The travel arrangements for Tutankhamun’s treasures were also discussed at great length. In the summer of 1969, I. E. Edwards, the Keeper of Egyptian Antiquities at the British Museum, had approached the RAF and received a lukewarm response. ‘After all,’ the head of the FCO’s Cultural Department commented, ‘the last time the RAF were in Egypt, as far as I can recall, they were dropping bombs.’
It was then suggested that diplomatic couriers and bags could be used for the transport of the lighter pieces. The FCO wasn’t too happy about it. J. Walker commented:
‘I am not over-enthusiastic about a trickle of Pharaonic valuables passing through our hands. Chances of some going astray seem fairly large.’
Cosmo Stewart, the Head of the Cultural Relations Department, concurred:
‘from the way I have seen FCO bags handled I should be reluctant to commit anything very fragile to them, however well packed!’ (FCO 39/570).
It was finally agreed that some of the most precious objects, including the gold mask, would be carried by the RAF, the others by two special charter flights provided by BOAC (FCO 39/998).
The ministerial decree authorizing the signing of the agreement was signed on 27 July 1971, and the international agreement itself on the following day (FO 93/32/110).
In the words of Holding, from the North African Department of the FCO, it had been ‘something of a cliff-hanger’ and the Counsellor at the British Embassy in Cairo reported that the signature had taken place ‘to the sound of smashing lemonade glasses as the waiter dropped the lot outside the door!’ (FCO 39/998).
‘Treasures of Tutankhamun’ was finally opened by the Queen on 29 March 1972 and was scheduled to run for six months, until 30 September (FCO 39/1238). Open seven days a week, the exhibition attracted close to 1,700,000 visitors paying 50p each (25p for students, children and pensioners) to gaze into the eyes of Pharaoh (FCO 39/1240). As early as September 1971, Edwards had warned that ‘the biggest difficulty [would] be organising the crowds’ (FCO 39/998). He was absolutely right: the crowds were overwhelming. People were queuing in the gallery on the first floor, down the stairs, around the forecourt and even on the pavement. On 5 July, the Egyptian Gazette reported:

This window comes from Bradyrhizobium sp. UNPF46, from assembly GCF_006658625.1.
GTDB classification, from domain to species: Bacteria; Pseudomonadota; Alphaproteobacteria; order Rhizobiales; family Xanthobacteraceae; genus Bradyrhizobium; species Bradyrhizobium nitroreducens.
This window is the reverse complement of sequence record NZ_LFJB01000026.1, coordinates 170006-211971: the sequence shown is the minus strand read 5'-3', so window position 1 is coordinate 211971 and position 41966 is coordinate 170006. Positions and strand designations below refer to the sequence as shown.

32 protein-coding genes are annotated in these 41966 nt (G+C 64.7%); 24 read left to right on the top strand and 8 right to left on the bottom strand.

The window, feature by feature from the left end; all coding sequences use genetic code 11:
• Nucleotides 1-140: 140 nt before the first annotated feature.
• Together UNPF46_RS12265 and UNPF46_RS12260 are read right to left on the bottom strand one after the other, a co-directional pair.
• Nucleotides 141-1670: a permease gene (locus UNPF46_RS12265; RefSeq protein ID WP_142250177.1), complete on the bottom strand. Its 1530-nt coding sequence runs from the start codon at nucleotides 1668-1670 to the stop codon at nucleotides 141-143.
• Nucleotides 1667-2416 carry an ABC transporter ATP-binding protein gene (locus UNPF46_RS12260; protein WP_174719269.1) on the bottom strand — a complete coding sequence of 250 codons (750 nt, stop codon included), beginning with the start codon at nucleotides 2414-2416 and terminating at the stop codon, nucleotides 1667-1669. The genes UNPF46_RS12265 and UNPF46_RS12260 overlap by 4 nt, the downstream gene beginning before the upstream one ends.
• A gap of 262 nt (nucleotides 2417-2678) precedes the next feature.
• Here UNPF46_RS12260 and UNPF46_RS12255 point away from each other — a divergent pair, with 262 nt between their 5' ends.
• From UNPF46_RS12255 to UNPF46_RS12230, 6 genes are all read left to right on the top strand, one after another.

‘King Tut’s fans, as the Tutankhamen enthusiasts were called, sometimes kept all-night vigils near the British Museum (…), they did this to make sure to get a ticket to the show on the following day’ (FCO 39/1239).
In order to meet the great and incredibly steady public demand, the Egyptian government agreed to an extension of the exhibition until 31 December (FCO 39/1239). You can never please everybody, though. The Metropolitan Police received an anonymous letter, dated 1 July 1972, complaining of conditions imposed on the people visiting the exhibition. ‘The snake-like queues,’ the disgruntled customer wrote, ‘wind slowly round in the dark peering at glass cases, and the bottleneck of pushing people builds up in the narrow doorways’ (MEPO 26/3).
People might have been doing a bit of pushing around, but it was all for a good cause. First, the exhibition actually boosted the tourist trade in Egypt. As early as April 1972, the Egyptian Tourist Information Centre registered an increase in tourism and attributed it to ‘Treasures of Tutankhamun’ (FCO 39/1238). More importantly, all the proceeds were paid to the UNESCO fund for the rescue of the temples of Philae, the ‘Pearl of Egypt’, threatened with flooding with the waters of the Aswan Dam. On 2 May 1972, a £600,000 cheque was handed to UNESCO’s Director General for the Campaign; a further sum (£57,731) was added when the accounts were completed (OD 24/149).
Just like in the 1920s, a wave of frantic Tutmania swept over the UK. Replica jewellery, cards, stamps, scarves, posters, carrier bags… Tutankhamun, with his ‘trickle of Pharaonic valuables’, was everywhere, achieving the great Egyptian aim of eternal fame, and probably very smugly quoting the Book of the Dead to himself: ‘I shall not die again’!